“The Odds,” a mystery thriller by Kathleen George, Georgea faculty member in theatre arts, is a finalist for the Edgar Allan Poe Award as best novel of the year.

The “Edgars” are presented by the Mystery Writers of America and honor the best in mystery fiction, nonfiction and television published and produced in 2009. This year marks the 64th year of the competition.

George’s novel  features Pittsburgh detectives Colleen Greer and John Potocki and “is also a poignant tale of four abandoned children struggling to live with dignity against all odds.”

The winner of the award will be announced in April.

The following faculty members from the School of Dental Medicine are among those who recently have been honored for their achievements:

• Joseph Giovannitti Jr., director of anesthesia services in the Center for Patients with Special Needs and acting chair of the Department of Dental Anesthesiology, was named president of the American Dental Board of Anesthesiology.

• Edward Heinrichs of the Department of Periodontics and Preventive Dentistry has been named a faculty member of Omicron Kappa Upsilon, a national dental honor society. Faculty membership is bestowed upon dental school faculty who have made an outstanding contribution to the art, science or literature of dentistry,  and  have  at  least  six years of teaching experience.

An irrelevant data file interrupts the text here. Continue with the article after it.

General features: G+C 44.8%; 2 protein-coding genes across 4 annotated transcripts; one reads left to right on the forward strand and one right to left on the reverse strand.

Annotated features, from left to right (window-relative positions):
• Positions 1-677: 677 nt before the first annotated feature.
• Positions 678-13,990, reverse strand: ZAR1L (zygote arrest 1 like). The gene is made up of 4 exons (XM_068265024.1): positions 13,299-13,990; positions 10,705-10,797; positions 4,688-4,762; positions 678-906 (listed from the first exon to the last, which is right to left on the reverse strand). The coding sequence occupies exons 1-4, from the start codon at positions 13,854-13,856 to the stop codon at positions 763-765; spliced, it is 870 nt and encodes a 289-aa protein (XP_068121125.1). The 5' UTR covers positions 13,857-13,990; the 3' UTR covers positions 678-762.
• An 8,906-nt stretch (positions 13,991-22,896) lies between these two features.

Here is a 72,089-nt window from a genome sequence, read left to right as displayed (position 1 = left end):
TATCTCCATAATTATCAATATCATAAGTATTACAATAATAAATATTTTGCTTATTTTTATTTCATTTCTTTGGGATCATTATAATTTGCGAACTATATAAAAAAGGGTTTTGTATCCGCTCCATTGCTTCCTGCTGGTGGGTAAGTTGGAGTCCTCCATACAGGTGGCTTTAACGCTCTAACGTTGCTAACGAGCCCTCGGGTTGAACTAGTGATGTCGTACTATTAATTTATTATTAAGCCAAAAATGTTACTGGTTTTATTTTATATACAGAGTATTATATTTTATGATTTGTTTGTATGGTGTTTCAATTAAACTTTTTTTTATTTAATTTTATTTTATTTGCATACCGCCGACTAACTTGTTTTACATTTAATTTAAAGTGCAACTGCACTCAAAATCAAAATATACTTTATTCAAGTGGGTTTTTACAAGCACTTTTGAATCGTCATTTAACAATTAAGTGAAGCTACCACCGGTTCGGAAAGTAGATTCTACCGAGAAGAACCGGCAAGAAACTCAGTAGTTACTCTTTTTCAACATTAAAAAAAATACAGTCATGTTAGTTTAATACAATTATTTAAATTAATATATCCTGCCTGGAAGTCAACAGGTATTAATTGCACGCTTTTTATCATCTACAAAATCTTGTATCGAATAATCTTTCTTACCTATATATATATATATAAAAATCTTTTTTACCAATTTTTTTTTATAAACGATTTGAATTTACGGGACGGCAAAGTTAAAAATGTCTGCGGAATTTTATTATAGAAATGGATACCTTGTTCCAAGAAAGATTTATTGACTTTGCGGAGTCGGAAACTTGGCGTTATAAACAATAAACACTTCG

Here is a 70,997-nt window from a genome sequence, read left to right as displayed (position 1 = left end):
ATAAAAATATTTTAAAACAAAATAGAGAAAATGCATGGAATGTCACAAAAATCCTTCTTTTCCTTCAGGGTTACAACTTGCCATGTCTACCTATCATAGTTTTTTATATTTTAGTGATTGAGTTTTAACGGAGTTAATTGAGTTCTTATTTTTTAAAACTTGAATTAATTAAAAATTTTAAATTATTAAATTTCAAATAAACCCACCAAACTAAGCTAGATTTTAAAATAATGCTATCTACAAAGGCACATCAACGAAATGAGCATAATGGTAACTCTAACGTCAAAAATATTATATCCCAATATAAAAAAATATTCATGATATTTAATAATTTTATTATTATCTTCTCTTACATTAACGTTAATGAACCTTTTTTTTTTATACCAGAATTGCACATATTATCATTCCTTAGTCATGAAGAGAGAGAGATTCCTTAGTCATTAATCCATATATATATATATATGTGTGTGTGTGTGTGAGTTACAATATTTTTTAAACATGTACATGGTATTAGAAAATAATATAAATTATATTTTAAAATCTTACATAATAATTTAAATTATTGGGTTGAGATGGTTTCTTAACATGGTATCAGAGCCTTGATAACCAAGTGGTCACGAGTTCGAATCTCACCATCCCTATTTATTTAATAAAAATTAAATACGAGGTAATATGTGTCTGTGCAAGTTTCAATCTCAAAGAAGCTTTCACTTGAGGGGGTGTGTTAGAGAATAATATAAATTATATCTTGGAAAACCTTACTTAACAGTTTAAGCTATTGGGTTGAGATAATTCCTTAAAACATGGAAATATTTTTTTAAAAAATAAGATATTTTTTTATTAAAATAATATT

• Herbert Ray of the Department of Restorative Dentistry and Comprehensive Care, who is interim director of the endodontic residency program, was named a fellow of the International College of Dentists. The college serves to advance the art and science of dentistry for the health and welfare of patients across the world.

• Titus Schleyer of the Department of Dental Public Health and Information Management, who is director of the Center for Dental Informatics, was named a fellow of the American College of Medical Informatics. ACMI is a college of elected fellows from around the world who have made significant contributions to the field of medical informatics. Schleyer is one of only five dentists ever to be elected to ACMI.